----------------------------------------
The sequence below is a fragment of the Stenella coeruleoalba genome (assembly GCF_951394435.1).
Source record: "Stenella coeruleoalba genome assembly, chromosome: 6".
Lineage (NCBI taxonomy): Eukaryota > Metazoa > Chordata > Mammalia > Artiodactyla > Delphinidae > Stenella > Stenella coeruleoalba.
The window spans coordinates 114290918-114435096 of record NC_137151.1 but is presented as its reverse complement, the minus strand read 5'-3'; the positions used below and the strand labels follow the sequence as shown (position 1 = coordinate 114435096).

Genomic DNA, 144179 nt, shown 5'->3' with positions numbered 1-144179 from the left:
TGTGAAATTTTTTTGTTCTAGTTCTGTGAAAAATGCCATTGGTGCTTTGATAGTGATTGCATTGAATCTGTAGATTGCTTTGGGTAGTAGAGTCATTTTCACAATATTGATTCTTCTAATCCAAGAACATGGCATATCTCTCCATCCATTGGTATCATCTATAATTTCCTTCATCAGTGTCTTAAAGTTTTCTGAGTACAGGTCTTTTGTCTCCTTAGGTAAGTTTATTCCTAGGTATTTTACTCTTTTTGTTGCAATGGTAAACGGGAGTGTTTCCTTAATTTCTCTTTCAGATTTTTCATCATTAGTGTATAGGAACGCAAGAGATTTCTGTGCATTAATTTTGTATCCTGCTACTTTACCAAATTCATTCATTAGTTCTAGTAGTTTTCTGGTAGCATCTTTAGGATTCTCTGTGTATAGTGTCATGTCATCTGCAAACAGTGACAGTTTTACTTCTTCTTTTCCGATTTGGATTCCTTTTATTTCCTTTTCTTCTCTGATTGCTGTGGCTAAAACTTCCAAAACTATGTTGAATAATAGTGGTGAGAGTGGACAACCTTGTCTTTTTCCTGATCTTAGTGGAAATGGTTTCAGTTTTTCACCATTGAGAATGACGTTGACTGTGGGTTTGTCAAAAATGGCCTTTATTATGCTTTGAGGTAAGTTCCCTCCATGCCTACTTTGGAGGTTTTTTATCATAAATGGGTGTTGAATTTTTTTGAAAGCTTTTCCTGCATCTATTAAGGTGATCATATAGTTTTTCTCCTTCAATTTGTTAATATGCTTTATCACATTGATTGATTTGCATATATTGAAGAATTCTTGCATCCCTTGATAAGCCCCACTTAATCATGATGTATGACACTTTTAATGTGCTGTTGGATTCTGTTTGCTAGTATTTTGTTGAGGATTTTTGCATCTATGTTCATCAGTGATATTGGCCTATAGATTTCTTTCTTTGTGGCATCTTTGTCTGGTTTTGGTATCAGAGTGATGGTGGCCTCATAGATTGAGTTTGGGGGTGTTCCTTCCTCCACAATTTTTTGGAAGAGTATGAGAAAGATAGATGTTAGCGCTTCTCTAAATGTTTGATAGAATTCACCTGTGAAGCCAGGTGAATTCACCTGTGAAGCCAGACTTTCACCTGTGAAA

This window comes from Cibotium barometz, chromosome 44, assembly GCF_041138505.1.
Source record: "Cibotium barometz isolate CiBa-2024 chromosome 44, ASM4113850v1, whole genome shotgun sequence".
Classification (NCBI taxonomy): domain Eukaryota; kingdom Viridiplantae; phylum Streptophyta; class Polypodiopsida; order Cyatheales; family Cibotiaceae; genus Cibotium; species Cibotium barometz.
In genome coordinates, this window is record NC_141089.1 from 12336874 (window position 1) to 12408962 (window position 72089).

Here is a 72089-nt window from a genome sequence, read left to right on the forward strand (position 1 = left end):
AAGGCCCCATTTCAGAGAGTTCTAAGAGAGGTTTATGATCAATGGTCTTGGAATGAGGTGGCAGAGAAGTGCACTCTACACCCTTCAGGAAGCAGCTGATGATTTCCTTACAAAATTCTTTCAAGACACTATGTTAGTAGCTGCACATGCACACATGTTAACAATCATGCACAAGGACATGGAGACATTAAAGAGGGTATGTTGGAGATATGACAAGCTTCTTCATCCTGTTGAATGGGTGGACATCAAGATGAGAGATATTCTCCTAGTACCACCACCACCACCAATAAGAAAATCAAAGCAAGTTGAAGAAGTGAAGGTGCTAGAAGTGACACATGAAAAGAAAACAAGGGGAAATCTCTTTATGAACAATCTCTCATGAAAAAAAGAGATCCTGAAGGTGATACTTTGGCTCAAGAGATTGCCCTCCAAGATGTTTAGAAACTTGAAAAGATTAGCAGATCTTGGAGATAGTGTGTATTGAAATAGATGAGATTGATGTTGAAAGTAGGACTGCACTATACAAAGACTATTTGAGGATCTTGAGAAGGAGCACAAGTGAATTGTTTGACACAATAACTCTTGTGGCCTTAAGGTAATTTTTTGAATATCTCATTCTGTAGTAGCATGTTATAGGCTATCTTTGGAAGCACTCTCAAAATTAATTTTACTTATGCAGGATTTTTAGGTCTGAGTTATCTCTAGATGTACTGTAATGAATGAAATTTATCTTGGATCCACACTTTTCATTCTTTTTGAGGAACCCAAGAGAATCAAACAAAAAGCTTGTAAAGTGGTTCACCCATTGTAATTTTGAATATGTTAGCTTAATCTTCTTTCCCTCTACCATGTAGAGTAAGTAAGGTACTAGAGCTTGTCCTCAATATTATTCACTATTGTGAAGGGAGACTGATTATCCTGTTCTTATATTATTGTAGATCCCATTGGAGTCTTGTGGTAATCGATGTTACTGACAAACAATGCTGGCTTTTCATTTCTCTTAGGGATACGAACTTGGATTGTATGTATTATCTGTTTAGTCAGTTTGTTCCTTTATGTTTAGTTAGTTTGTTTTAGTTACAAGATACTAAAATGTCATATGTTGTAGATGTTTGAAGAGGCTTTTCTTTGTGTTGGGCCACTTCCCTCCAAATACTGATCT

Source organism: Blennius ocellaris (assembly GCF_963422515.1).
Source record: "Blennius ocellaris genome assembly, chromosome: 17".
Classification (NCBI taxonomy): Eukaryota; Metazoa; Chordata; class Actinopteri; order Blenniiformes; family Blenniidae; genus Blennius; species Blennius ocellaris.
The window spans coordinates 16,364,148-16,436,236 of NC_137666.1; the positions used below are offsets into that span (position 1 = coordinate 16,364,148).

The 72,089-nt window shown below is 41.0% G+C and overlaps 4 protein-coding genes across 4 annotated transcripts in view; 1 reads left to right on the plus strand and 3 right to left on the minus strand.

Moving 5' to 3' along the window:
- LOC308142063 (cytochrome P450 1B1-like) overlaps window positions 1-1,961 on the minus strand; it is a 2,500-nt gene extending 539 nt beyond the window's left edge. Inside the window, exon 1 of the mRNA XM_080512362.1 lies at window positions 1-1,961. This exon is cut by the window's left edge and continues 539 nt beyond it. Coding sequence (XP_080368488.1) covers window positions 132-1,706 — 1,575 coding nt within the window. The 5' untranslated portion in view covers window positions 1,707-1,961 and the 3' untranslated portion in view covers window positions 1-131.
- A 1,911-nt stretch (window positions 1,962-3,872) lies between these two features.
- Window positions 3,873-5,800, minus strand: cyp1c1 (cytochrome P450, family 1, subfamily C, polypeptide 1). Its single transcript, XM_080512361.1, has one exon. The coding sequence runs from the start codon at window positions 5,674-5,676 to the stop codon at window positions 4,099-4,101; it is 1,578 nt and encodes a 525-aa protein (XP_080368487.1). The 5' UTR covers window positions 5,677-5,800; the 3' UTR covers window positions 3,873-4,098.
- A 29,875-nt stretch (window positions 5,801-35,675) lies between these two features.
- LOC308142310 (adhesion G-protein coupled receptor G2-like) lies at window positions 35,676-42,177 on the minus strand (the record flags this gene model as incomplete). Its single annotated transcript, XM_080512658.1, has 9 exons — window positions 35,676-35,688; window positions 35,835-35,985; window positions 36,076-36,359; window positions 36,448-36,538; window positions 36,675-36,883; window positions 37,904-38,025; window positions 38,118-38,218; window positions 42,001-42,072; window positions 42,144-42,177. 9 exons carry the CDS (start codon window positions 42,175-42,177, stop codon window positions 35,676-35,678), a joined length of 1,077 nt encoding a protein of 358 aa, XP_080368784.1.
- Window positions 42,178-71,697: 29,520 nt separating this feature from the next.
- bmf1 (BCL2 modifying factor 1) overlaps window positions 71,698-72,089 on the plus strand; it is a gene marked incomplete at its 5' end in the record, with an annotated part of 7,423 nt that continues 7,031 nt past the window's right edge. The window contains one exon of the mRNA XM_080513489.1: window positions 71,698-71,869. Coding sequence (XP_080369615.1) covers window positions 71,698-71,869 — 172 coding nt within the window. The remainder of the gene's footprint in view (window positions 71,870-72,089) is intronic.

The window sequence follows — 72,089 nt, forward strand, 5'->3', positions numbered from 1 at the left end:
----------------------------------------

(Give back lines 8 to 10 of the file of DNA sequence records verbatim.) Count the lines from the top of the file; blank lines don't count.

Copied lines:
Source record: "Cibotium barometz isolate CiBa-2024 chromosome 44, ASM4113850v1, whole genome shotgun sequence".
Classification (NCBI taxonomy): domain Eukaryota; kingdom Viridiplantae; phylum Streptophyta; class Polypodiopsida; order Cyatheales; family Cibotiaceae; genus Cibotium; species Cibotium barometz.
In genome coordinates, this window is record NC_141089.1 from 12336874 (window position 1) to 12408962 (window position 72089).